City folk Ben and Marian Rolf rent a sprawling, sorta-dilapidated manse for the summer from a very odd duo, the Allardyce siblings. The property comes super cheap, but with a caveat: they must care for the Mother Allardyce, who is safely tucked away in a room upstairs and won't be any sort of a bother, honest. Now if it it were me, I'd go running at that little addendum to the lease terms, but not the Rolfs! Instead, they pack up their young son, Ben's Aunt Elizabeth, and their stuff and they move in.
Before long, things get a bit hinky at stately Allardyce Manor. Marian enjoys cleaning and leaving trays of food out for Mrs. Allardyce a little too much; when he's not trying to drown his son in the pool, Ben has recurring dreams of a smiling hearse chauffeur; Aunt Elizabeth begins to lose her life sparkle. And speaking of Mrs. Allardyce, no one has actually seen her at all...
Aside: I now want to start some sort of company called Life Sparkle, obviously to be geared toward women. I'm a little fuzzy on specifics, but it will involve life-coaching, sweatsuits, and diet tips.
Now reading all that, you'd think that Burnt Offerings would rock- nay, it would blast my face off with the scariness. I loves me a good haunted house, and I loves loves me movies featuring unseen relatives tucked away somewhere. I loves me a nicely-paced 70s horror flick, and those from director Dan Curtis in particular never fail to bring me joy. Unfortunately, watching Burnt Offerings is usually like this for me:
"... ... ... okay ... ... ... wow, what a fucking great last ten minutes!"
By the way, "..." isn't Braille. They're meant to indicate long periods where I just sort of sit there.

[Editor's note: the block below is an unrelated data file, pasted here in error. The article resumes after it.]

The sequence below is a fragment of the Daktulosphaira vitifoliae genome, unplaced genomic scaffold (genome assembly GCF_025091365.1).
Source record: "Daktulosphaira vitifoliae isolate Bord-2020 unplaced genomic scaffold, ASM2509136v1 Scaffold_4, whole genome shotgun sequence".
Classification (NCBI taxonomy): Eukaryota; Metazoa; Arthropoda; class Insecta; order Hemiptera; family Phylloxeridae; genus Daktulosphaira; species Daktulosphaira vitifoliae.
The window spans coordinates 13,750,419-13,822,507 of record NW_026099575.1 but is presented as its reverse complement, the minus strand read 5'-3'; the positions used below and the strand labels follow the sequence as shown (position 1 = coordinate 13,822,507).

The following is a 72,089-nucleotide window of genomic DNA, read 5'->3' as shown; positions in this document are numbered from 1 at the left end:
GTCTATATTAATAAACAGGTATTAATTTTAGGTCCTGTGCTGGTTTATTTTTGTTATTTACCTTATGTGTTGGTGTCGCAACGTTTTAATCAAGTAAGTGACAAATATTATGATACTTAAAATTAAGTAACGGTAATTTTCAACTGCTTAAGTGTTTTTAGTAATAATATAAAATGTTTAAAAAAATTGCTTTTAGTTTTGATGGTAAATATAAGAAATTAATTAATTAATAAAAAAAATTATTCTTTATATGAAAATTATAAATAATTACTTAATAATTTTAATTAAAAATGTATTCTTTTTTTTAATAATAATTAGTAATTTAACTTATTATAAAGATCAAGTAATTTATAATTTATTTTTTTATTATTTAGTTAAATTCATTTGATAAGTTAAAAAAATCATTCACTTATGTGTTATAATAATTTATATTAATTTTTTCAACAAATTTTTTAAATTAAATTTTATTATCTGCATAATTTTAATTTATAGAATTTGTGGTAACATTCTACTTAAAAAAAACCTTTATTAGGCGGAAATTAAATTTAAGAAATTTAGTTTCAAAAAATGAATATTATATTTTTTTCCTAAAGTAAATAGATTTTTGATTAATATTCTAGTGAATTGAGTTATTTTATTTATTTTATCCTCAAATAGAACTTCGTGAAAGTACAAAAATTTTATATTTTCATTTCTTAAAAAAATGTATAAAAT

So is it me? Is it the movie? Both? Neither? I can never figure out the issue. The chauffeur is meant to be creepy, I know, but I actually find him rather goofy. I think Karen Black and Oliver Reed are fine and treat the material with more gravitas than it probably deserves. Reed, in particular, is fantastic at just plain playing scared. Burgess Meredith chews the eff out of his one scene as an Allardyce sib, and as dotty old Aunt Elizabeth, Bette Davis is...well. Somehow in the post Baby Jane years, she became a sort of Scooby-Doo version of herself, didn't she? In movies like Burnt Offerings and Scream, Pretty Peggy, you can tell she just sort of didn't give a fuck anymore. She didn't care about whatever makeup they'd put her in (or not put her in), or what the script was. Her very presence is enough to satisfy, and she smokes for a while and calls it a day. Mind you, these are not complaints- quite the opposite, in fact. She's great in that Bette Davis: The Later Years kind of way she had. You know what I'm talkin' 'bout, Willis.
I still can't figure it out, Burnt Offerings: is it you, or is it me? Maybe it's you...but I know I'll always blame me. I'll trot you out every so often for another go, thinking "I didn't fall in love last time, but oh, this time! This time will be the time!" We have a weird relationship, don't we Burnt Offerings? It's like I married someone I don't find physically attractive, or someone I don't love. If I just hold out long enough and try super hard, my feelings will change! Won't they? If only Life Sparkle already existed...surely the advice columnist there could help me out!